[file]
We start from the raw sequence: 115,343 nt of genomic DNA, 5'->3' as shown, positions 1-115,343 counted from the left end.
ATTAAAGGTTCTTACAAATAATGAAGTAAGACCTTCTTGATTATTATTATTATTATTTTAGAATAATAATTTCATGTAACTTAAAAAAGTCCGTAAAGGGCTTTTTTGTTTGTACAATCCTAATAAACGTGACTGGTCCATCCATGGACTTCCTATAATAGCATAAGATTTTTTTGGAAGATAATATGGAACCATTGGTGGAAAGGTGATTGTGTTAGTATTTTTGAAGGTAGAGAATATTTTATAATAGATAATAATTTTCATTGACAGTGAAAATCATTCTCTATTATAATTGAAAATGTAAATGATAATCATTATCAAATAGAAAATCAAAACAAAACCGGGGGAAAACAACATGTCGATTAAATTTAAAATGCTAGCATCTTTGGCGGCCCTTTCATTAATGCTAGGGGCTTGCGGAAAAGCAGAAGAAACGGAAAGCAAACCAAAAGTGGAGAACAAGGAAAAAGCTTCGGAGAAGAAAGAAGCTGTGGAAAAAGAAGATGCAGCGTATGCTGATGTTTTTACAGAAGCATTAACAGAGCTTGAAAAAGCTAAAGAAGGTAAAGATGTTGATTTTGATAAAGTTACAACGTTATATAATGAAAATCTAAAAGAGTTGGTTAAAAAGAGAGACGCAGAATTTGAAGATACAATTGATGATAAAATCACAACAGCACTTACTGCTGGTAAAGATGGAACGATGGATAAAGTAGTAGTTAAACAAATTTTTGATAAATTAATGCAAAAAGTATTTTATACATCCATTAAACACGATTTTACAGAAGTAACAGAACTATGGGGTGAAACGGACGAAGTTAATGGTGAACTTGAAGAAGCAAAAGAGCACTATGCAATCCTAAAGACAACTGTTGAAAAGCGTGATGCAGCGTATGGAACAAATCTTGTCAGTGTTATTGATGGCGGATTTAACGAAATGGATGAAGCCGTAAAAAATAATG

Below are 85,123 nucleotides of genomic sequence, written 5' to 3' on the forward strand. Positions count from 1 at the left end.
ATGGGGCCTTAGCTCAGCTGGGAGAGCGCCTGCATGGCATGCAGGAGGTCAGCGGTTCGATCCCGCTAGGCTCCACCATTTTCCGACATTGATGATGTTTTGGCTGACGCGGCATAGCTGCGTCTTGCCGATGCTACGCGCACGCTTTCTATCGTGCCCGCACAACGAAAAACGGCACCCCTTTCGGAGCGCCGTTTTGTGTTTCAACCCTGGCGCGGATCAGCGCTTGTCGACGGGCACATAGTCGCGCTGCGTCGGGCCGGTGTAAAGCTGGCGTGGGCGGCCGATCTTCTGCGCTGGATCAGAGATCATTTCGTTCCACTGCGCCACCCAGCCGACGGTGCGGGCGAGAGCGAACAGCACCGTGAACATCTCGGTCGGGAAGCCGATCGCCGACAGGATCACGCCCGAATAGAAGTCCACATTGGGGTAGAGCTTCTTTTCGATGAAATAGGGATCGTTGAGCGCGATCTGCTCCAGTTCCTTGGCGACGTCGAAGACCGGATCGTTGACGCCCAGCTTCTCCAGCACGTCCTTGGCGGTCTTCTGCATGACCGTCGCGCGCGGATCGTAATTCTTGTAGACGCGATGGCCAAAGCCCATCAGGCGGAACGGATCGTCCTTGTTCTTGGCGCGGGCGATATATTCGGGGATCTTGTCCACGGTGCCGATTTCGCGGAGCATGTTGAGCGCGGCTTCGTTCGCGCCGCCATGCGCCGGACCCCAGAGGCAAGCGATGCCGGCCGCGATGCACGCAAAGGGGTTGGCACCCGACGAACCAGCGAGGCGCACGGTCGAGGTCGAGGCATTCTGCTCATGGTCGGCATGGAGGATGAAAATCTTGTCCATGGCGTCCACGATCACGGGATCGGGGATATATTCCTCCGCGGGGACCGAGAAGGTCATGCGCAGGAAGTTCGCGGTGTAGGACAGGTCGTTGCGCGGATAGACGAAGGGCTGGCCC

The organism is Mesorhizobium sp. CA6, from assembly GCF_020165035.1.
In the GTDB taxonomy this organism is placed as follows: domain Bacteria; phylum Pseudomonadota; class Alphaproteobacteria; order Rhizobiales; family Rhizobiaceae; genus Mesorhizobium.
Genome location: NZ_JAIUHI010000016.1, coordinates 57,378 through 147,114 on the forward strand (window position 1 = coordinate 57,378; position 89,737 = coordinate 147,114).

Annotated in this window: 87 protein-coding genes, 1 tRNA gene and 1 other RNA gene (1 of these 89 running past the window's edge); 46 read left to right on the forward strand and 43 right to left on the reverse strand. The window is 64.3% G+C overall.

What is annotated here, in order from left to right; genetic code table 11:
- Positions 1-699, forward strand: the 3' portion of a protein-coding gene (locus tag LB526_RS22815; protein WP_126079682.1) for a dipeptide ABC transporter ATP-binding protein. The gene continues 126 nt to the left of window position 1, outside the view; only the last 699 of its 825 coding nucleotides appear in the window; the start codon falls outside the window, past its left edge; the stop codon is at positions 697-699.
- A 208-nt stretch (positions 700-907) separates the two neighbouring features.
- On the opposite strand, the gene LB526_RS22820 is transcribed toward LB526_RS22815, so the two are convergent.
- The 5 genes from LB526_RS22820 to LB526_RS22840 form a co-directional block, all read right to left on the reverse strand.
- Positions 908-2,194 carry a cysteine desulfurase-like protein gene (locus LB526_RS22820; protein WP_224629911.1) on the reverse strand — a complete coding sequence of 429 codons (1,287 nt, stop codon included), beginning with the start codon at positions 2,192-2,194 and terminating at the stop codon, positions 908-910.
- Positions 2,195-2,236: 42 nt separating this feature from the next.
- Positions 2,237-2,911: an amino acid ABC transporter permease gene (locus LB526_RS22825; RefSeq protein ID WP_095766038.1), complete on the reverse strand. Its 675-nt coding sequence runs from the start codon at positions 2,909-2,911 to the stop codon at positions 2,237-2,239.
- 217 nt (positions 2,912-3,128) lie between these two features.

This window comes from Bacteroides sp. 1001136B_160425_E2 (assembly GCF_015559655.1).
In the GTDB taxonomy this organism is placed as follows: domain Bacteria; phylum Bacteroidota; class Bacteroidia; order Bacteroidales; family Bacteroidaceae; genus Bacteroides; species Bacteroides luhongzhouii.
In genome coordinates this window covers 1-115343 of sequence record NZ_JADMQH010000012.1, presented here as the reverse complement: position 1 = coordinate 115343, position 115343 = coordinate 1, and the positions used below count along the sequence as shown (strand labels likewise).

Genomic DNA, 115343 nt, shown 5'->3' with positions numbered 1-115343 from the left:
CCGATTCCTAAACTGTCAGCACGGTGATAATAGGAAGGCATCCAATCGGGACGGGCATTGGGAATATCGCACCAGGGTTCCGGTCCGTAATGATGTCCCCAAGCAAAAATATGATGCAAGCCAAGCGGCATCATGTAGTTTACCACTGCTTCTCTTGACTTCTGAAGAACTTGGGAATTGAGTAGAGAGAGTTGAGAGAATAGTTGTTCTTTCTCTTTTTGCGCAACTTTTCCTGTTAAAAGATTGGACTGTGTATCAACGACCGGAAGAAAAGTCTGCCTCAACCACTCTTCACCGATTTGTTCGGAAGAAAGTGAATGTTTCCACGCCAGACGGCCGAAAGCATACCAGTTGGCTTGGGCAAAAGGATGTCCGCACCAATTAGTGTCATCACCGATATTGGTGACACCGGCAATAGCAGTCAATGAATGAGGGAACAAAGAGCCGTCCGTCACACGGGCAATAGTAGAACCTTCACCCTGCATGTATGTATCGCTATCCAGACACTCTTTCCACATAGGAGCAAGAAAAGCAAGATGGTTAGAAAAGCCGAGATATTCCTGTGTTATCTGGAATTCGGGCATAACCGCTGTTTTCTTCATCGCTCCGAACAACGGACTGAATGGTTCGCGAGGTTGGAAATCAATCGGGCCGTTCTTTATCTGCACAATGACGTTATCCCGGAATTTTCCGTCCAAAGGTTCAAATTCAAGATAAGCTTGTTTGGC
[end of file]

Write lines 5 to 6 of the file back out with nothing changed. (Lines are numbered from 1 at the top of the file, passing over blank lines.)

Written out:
The organism is Mesorhizobium sp. CA6, from assembly GCF_020165035.1.
In the GTDB taxonomy this organism is placed as follows: domain Bacteria; phylum Pseudomonadota; class Alphaproteobacteria; order Rhizobiales; family Rhizobiaceae; genus Mesorhizobium.